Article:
?>
<?php } else { ?>
<?php } ?>
{/code}

And now we get this, with the space we wanted.

2nd-avatar

So that worked, but what if you wanted the welcome message underneath the gravatar?

Instead of putting in the line for the extra spaces, you could put in a line for line break. And, in fact, I can already tell that when I put in the line break, the text is going to push up against the image. So I’ll put in two line breaks.

As well, I can tell that the text is going to sit on the top of the Categories box as it’s doing now, which I don’t like much, so I’m going to put in two more line breaks to give some space at the bottom of the whole thing.

I’ll put my line breaks in with this code:

{code type=php}echo ‘
‘;{/code}

And so the whole code will look like this:

{code type=php}
<?php if ( is_user_logged_in() ) { ?>
<?php $user_info = get_userdata(get_current_user_id());
global $current_user;
get_currentuserinfo();
echo get_avatar( $current_user->ID, 64 );
echo ‘
‘;
echo ‘
‘;
echo ‘Welcome, ‘ . $user_info->user_login . ‘!’ . “\n”;
echo ‘
‘;
echo ‘
‘;
?>
<?php } else { ?>
<?php } ?>
{/code}

And here’s the result:

3rd-avatar

That’s looking better to my eye. But there’s one more thing. The image is looking a little small. I want this visitor to feel like this place is his.

I’m going to blow that image up to the whole width of the sidebar. I can do that by simple changing the 64 number (that’s for pixels) to the width of my sidebar (300 in this case).

{code type=php}echo get_avatar( $current_user->ID, 64 );{/code}

I’ll change that 64 to 300:

{code type=php}echo get_avatar( $current_user->ID, 300 );{/code}

Whoa! There you go! Welcome, Ed!

4th-avatar

Getting More Info

Of course there’s more info you could pull in besides the user’s name and avatar.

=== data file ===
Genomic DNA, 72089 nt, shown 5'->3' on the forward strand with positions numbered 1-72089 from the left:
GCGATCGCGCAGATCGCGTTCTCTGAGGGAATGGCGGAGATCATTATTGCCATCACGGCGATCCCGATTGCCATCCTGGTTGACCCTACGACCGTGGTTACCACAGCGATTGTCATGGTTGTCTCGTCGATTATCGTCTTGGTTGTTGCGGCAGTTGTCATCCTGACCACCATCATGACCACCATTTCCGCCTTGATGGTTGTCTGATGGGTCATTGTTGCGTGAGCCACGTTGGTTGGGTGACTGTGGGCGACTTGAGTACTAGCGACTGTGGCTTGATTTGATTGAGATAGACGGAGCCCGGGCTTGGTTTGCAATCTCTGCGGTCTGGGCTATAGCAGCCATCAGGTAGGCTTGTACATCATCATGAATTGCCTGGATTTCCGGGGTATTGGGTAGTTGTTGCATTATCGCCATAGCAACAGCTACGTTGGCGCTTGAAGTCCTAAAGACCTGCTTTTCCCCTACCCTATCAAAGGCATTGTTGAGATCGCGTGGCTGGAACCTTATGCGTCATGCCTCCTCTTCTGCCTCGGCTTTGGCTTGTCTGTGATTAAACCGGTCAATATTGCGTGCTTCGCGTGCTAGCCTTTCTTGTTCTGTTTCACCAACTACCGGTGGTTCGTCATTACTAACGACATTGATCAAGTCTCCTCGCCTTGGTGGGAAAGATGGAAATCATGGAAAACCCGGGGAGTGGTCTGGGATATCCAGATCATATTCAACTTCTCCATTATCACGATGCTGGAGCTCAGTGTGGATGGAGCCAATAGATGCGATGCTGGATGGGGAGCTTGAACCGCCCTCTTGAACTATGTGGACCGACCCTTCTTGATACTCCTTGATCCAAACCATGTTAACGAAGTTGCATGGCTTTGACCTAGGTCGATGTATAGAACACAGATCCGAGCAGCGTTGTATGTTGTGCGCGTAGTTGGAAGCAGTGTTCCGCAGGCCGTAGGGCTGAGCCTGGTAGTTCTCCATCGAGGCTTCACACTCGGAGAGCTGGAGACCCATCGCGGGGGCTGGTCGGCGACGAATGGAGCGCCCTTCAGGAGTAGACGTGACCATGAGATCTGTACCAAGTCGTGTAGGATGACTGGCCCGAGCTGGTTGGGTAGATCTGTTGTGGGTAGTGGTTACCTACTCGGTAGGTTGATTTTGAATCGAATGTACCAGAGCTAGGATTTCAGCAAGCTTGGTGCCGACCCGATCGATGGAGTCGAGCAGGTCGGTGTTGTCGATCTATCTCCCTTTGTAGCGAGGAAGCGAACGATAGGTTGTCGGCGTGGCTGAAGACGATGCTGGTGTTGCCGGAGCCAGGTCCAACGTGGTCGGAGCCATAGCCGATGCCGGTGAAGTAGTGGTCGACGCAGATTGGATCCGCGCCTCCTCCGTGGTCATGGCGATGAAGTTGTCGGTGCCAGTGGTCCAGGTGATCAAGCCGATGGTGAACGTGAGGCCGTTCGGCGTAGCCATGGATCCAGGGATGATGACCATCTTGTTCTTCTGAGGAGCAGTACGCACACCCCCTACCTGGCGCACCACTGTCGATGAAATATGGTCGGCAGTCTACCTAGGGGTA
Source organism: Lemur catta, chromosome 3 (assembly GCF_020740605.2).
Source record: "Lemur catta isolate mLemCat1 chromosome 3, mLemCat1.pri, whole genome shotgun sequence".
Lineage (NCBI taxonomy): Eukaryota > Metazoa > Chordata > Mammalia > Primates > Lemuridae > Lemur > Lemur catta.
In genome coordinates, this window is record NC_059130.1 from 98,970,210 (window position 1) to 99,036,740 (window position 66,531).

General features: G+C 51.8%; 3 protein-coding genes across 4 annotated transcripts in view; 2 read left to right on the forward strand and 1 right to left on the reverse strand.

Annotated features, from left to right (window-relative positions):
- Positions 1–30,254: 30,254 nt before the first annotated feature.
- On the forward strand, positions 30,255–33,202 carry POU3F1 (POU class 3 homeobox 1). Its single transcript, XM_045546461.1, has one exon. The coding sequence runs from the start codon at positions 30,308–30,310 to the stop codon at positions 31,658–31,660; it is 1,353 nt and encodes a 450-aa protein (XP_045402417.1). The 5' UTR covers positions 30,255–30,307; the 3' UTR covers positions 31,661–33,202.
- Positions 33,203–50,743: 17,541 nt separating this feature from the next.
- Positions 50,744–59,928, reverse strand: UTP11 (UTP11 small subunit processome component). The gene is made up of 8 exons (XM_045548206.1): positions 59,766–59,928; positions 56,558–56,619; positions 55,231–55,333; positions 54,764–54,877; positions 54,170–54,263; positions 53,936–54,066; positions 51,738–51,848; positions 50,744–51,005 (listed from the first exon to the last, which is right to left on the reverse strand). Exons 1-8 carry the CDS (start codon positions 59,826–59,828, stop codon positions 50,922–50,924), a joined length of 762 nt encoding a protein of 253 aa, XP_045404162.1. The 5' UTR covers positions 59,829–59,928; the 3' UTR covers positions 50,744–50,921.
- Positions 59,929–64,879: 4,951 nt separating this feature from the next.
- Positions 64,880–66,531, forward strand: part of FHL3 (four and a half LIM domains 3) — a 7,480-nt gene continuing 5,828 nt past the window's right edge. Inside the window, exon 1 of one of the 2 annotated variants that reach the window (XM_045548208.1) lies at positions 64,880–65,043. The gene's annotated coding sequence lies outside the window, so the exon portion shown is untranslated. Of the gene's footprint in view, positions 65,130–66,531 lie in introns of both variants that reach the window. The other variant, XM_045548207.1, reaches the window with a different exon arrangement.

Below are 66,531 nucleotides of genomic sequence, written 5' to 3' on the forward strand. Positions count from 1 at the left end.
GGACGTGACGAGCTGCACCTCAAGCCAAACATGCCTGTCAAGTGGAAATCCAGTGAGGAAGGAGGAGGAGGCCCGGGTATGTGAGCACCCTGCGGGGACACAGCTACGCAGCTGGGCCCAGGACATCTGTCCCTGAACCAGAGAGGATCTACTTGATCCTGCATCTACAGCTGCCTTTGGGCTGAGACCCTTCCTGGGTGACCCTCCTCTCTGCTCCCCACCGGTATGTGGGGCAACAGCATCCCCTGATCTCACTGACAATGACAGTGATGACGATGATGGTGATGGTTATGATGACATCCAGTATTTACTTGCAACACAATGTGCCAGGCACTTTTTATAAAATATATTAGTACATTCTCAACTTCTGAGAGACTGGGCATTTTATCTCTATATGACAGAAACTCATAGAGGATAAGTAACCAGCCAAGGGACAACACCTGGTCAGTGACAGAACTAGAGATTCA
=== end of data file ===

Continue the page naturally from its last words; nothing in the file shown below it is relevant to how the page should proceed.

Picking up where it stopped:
Here’s some more code. You should be able to figure out what it is from the beginning label (which you can change, of course). You would just need to add this into the code above.

If you need to add in line breaks, of course you can do that too.

{code type=php}
echo ‘Bio: ‘ . $current_user->description . “\n”;
echo ‘User email: ‘ . $current_user->user_email . “\n”;
echo ‘User first name: ‘ . $current_user->user_firstname . “\n”;
echo ‘User last name: ‘ . $current_user->user_lastname . “\n”;
echo ‘User display name: ‘ . $current_user->display_name . “\n”;
echo ‘User ID: ‘ . $current_user->ID . “\n”;
echo ‘Website: ‘ . $current_user->user_url . “\n”;
echo ‘First Name: ‘ . $current_user->first_name . “\n”;
echo ‘Last Name: ‘ . $current_user->last_name . “\n”;
echo ‘Nickname: ‘ . $current_user->nickname . “\n”;
echo ‘Login Name: ‘ . $current_user->user_login . “\n”;
echo ‘Registration Date: ‘ . $current_user->user_registered . “\n”;
echo ‘Jabber/Google Talk: ‘ . $current_user->jabber . “\n”;
echo ‘Yahoo IM: ‘ . $current_user->yim . “\n”;
echo ‘AIM: ‘ . $current_user->aim . “\n”;
{/code}

Personalizing with Facebook

Another way to go about personalizing a visitor’s experience is to integrate with their Facebook account.

WPMU DEV’s Ultimate Facebook is the perfect way to do that.

You can read all about the plugin on the product page, but in short, it lets you integrate just about anything and everything that Facebook lets you integrate, including:

  • Registering with Facebook account
  • Automatically filling in user profiles with FB info
  • Using Facebook avatars
  • Importing Facebook comments
  • And much more!

Check it out in the plugins section.

Photo credit: Muchilottu Bhagavathy Theyyam